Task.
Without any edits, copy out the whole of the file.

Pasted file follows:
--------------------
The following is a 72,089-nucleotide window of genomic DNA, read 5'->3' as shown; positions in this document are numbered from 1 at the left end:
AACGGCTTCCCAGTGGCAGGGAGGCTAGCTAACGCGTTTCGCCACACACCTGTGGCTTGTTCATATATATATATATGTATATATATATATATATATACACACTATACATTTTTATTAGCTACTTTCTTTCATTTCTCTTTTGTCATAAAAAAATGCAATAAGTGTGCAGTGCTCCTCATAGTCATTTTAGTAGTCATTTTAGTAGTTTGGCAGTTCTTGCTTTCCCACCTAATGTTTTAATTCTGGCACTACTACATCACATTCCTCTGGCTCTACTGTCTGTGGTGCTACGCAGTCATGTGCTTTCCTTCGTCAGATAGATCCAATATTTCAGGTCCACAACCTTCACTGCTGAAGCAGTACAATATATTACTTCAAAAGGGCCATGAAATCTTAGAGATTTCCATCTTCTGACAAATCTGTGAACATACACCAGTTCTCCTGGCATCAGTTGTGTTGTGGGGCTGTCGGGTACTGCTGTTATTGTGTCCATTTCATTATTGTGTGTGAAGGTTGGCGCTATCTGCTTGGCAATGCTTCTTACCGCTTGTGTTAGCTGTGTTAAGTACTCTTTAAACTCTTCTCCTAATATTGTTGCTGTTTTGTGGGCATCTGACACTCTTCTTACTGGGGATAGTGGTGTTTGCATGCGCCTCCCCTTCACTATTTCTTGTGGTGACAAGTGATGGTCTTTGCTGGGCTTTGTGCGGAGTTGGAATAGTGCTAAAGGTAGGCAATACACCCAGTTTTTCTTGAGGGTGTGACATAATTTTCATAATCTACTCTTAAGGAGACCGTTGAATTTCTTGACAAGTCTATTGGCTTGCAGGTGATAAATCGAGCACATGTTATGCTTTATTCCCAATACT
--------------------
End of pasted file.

The following is a 72,089-nucleotide window of genomic DNA, read 5'->3' as shown; positions in this document are numbered from 1 at the left end:
AACGGCTTCCCAGTGGCAGGGAGGCTAGCTAACGCGTTTCGCCACACACCTGTGGCTTGTTCATATATATATATATGTATATATATATATATATATACACACTATACATTTTTATTAGCTACTTTCTTTCATTTCTCTTTTGTCATAAAAAAATGCAATAAGTGTGCAGTGCTCCTCATAGTCATTTTAGTAGTCATTTTAGTAGTTTGGCAGTTCTTGCTTTCCCACCTAATGTTTTAATTCTGGCACTACTACATCACATTCCTCTGGCTCTACTGTCTGTGGTGCTACGCAGTCATGTGCTTTCCTTCGTCAGATAGATCCAATATTTCAGGTCCACAACCTTCACTGCTGAAGCAGTACAATATATTACTTCAAAAGGGCCATGAAATCTTAGAGATTTCCATCTTCTGACAAATCTGTGAACATACACCAGTTCTCCTGGCATCAGTTGTGTTGTGGGGCTGTCGGGTACTGCTGTTATTGTGTCCATTTCATTATTGTGTGTGAAGGTTGGCGCTATCTGCTTGGCAATGCTTCTTACCGCTTGTGTTAGCTGTGTTAAGTACTCTTTAAACTCTTCTCCTAATATTGTTGCTGTTTTGTGGGCATCTGACACTCTTCTTACTGGGGATAGTGGTGTTTGCATGCGCCTCCCCTTCACTATTTCTTGTGGTGACAAGTGATGGTCTTTGCTGGGCTTTGTGCGGAGTTGGAATAGTGCTAAAGGTAGGCAATACACCCAGTTTTTCTTGAGGGTGTGACATAATTTTCATAATCTACTCTTAAGGAGACCGTTGAATTTCTTGACAAGTCTATTGGCTTGCAGGTGATAAATCGAGCACATGTTATGCTTTATTCCCAATACT